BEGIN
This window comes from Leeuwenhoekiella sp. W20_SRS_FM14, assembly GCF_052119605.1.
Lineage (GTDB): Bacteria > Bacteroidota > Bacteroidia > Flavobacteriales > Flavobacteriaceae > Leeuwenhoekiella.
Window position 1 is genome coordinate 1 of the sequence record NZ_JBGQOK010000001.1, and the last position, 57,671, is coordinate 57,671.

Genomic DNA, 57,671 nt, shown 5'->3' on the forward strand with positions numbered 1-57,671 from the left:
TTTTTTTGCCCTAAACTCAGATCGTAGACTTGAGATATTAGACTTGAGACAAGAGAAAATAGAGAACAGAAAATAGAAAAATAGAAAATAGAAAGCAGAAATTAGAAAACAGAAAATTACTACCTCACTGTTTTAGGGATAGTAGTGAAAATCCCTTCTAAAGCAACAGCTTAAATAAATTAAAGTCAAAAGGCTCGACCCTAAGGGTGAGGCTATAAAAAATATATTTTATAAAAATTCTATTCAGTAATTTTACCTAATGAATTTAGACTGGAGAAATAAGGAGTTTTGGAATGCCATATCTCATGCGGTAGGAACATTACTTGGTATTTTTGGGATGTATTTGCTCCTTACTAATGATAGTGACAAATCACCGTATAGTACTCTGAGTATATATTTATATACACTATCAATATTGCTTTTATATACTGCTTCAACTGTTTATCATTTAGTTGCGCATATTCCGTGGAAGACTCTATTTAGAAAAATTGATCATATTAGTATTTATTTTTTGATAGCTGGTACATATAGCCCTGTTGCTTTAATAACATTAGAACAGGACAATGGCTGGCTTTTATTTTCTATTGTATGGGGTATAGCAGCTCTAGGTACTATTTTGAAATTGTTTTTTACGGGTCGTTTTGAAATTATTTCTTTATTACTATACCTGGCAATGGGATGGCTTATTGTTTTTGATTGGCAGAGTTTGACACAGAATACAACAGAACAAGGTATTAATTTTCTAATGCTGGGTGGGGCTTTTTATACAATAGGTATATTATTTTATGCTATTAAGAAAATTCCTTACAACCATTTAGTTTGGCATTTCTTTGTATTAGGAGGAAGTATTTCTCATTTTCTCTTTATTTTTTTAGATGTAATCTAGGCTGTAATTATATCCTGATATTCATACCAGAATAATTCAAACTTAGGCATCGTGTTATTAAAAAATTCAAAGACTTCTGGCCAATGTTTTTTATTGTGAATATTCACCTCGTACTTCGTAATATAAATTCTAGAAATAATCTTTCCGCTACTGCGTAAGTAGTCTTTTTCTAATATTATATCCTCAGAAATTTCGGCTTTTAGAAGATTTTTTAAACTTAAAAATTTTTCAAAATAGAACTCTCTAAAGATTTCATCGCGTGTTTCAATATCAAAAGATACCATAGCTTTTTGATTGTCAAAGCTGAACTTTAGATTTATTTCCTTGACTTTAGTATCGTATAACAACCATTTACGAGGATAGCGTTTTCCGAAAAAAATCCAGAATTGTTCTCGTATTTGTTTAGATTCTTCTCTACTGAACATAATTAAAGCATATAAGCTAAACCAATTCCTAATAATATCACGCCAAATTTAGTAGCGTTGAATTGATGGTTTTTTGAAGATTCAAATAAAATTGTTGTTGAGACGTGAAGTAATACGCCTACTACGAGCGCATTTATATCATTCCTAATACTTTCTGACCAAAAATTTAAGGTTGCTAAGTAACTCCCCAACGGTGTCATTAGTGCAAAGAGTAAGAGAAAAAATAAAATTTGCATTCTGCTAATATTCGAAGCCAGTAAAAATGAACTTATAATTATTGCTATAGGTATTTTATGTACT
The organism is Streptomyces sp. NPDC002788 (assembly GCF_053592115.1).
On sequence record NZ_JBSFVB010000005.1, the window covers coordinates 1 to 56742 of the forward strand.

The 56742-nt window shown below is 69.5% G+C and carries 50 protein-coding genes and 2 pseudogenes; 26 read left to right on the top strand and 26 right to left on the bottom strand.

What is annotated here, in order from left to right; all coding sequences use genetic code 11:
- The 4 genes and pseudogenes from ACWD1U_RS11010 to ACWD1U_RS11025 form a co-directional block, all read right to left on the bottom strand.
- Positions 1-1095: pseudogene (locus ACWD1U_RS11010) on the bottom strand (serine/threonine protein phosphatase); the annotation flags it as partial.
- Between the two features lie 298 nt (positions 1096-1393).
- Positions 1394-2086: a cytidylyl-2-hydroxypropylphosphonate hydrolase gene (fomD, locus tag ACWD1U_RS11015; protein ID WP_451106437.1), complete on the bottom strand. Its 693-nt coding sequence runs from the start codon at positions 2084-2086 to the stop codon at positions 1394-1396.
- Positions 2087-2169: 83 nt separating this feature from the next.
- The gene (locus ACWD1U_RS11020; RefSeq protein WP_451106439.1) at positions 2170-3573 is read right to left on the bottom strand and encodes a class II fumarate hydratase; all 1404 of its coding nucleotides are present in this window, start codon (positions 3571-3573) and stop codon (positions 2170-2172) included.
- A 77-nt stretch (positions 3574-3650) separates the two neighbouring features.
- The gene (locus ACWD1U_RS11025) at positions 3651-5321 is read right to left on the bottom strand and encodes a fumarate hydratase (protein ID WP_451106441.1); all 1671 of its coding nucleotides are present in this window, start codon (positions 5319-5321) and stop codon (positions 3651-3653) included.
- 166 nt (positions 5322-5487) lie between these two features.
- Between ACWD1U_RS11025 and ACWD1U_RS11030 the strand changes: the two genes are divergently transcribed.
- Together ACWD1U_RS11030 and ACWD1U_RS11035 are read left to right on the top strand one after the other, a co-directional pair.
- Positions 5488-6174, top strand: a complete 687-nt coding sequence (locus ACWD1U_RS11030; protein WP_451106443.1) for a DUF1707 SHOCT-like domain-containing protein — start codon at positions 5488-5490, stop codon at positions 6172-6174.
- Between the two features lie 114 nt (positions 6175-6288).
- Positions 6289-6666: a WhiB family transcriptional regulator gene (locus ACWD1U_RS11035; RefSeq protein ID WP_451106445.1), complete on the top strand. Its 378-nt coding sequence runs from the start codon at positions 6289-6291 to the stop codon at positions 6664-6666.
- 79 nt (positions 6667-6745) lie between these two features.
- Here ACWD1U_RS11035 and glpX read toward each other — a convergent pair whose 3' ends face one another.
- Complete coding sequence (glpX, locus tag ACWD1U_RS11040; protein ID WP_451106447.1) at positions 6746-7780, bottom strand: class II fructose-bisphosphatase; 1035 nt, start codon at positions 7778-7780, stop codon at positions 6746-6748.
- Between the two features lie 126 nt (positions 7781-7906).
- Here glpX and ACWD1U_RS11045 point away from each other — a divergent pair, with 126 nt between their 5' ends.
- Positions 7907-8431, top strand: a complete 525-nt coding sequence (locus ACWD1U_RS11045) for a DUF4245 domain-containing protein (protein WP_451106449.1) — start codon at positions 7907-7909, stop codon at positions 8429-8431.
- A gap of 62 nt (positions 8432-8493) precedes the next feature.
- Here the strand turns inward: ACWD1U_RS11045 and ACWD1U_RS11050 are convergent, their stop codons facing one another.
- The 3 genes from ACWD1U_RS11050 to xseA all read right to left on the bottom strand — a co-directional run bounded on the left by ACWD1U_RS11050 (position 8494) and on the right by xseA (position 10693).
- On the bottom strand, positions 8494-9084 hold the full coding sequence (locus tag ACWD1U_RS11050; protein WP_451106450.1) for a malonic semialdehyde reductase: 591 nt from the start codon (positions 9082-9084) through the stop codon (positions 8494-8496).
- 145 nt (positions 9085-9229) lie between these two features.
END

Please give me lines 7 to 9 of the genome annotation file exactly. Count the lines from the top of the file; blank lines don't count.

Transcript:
On sequence record NZ_JBSFVB010000005.1, the window covers coordinates 1 to 56742 of the forward strand.

The 56742-nt window shown below is 69.5% G+C and carries 50 protein-coding genes and 2 pseudogenes; 26 read left to right on the top strand and 26 right to left on the bottom strand.

What is annotated here, in order from left to right; all coding sequences use genetic code 11: